CupcakeME Fri 29-Nov-13 14:46:45

Everything is sorted out ,just needed to be patient.
I know my problems,I know what I am capable of,I am a hard working person ,very good with children of all ages,my referee can confirm that,I used to work with 10£/hour 5 years ego girls!!The wages should go UP not down ,I mean you don't have expectations after 7 years of experience? I find difficult to accept less money then 5 years ego! Let's stick to the market price,this way some the people give 7£/hour because some accept that amount!
They have expectations from you,why you don't have expectations from them as well?
I am not that kind of nanny who goes to work and when parents are leaving home,I start talking on the phone all day,no way ,no me.
I take this job very seriously!
Thank you for your advices !

CinnamonShortcake Fri 15-Nov-13 09:25:34

so you were offered jobs but turned them down because they offered £7ph. You don't drive, and you hold no formal qualifications or training.


Your desperate for a job and your husband is unemployed. . . I wouldn't be so picky if I were you.

Perhaps you need to recognise the job market for what it is and have a wee think about earning £7ph or earning nothing.

Jobs are not as available as they were a couple of years ago...full time jobs are hard to come by and tbh right now £7ph net isn't bad for full time...considering the job market right now I would take that...and I say that as an Ofsted registered/qualified nanny

Artandco Thu 14-Nov-13 18:15:50

Do you want a nanny/ housekeeper job? I know of one going near holland park but its prob 60% housekeeping and only 40% nannying ( although maybe diff ratio in holidays etc)

I do think qualifications are what people look for now. 7 years is a fair bit of time but to many that's only 2 jobs (4/5 years in each if until school age). There are unfortunatley many people on agency books with 7 years experience, plus qualifications/ extra language/ driver/ skier/ up to date courses. How old is first aid and crb?

What ages do you have experience with?

Could you do night nannying if newborn experience?

sleeplessinderbyshire Thu 14-Nov-13 18:06:31

I think without qualifications and as a non driver £7 an hour is probably not unreasonable (but I admit I'm not in London). Remember most of the level 2 girls in nurseries are on the minimum wage and get about £7-7.20 for level 3 and whilst you have experience when someone can entice a driving Level 3 qualified person out of a nursery for £7.20 they'll probably favour them over you. If you're currently unemployed surely a £7 an hour job is better than job seeker's allowance? That way you have an current employer as a reference and can keep looking for something better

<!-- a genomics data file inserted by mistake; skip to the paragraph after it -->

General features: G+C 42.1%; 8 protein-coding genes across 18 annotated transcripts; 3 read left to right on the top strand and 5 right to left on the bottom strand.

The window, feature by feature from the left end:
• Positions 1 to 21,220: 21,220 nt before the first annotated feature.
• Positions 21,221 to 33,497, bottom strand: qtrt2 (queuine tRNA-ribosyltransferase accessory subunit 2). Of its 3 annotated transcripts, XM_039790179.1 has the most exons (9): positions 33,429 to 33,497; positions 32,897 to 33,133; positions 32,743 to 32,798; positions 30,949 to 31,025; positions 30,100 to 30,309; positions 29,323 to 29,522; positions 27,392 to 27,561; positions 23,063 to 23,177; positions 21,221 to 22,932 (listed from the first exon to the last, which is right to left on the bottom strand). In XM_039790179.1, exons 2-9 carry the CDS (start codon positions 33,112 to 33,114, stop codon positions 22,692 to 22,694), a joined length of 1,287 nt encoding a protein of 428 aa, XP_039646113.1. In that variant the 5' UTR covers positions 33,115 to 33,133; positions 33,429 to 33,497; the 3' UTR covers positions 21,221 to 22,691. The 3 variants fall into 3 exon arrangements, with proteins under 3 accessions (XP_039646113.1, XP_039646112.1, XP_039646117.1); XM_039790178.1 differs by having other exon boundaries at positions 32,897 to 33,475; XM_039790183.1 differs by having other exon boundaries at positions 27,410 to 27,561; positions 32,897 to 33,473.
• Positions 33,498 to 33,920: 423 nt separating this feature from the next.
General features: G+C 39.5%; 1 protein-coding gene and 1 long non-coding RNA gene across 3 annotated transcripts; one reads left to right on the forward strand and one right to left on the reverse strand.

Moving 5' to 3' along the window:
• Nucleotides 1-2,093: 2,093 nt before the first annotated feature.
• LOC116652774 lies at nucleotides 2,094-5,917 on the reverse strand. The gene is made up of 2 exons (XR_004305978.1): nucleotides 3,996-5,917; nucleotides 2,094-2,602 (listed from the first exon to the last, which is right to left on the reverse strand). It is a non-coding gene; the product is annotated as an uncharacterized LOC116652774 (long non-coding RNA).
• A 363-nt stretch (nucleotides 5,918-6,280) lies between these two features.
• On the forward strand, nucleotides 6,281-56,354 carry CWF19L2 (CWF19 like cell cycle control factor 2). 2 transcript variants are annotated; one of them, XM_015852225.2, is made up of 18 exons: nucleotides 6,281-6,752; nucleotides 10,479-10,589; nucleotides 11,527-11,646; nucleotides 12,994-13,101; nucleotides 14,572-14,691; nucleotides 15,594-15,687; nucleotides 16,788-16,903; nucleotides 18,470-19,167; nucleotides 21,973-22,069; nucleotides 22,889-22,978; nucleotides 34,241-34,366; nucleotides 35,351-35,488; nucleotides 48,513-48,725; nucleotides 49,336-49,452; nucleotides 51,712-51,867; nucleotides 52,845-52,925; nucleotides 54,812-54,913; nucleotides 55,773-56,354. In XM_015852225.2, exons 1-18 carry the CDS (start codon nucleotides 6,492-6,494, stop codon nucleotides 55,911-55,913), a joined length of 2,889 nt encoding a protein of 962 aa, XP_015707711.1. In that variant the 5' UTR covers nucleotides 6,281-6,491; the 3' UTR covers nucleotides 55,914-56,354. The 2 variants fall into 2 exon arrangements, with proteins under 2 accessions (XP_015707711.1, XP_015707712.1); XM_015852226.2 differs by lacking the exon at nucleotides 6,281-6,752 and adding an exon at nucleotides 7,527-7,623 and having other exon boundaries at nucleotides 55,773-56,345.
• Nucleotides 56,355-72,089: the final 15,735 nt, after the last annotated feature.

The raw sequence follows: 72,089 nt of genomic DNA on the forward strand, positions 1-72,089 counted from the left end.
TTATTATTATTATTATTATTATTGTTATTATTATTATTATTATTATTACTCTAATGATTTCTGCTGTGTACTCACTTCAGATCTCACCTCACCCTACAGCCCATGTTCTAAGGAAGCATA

Blondeshavemorefun Thu 14-Nov-13 11:39:43

your main probs are that you dont drive and you dont have a qual in childcare, tho you do have exp smile and the more exp you get the less people care about a qual if that makes sense

in todays current climate i think both are essential as there are so many other nannies about who do have both iyswim, so agencies may not bother trying to push you

salaries are also less then say a year or even 2 years ago, i agree £7 isnt great if gross, but if nett (and damn parents and agencies who quote nett) then its not a bad wage

im happy to look over your cv if you want to send it to me, have helped a few nannies on here over the years

CupcakeME Thu 14-Nov-13 11:18:42

I just mentioned that I used my PHONE to post this topic....
I did got registered with lots of agencies, I tried gumtree,childcare,nanny job, I have found some full time jobs but I refused them as they didn't offered me more than 7£/hour!shock
ARE YOU KIDDING ME?We have HUGE responsibilities looking after a baby/child it's not like looking after a pet...OMG...I am right?Even a cleaner takes more that 7 pounds per hour...I am shocked .

ReetPetit Wed 06-Nov-13 17:20:41

Sorry but actually just lol at 'find it very hard to find a nob" lol x

(it is a bad time at the moment - i am a cm and everyone i know is struggling to fill their vacancies)

Callaird Wed 06-Nov-13 16:45:59

The market is pretty quiet at the moment. I've been a nanny for 27 years and have been looking seriously for nearly three months, although I left my previous position in May.

I'm not even getting many interviews. It's tough out there, it's not just you!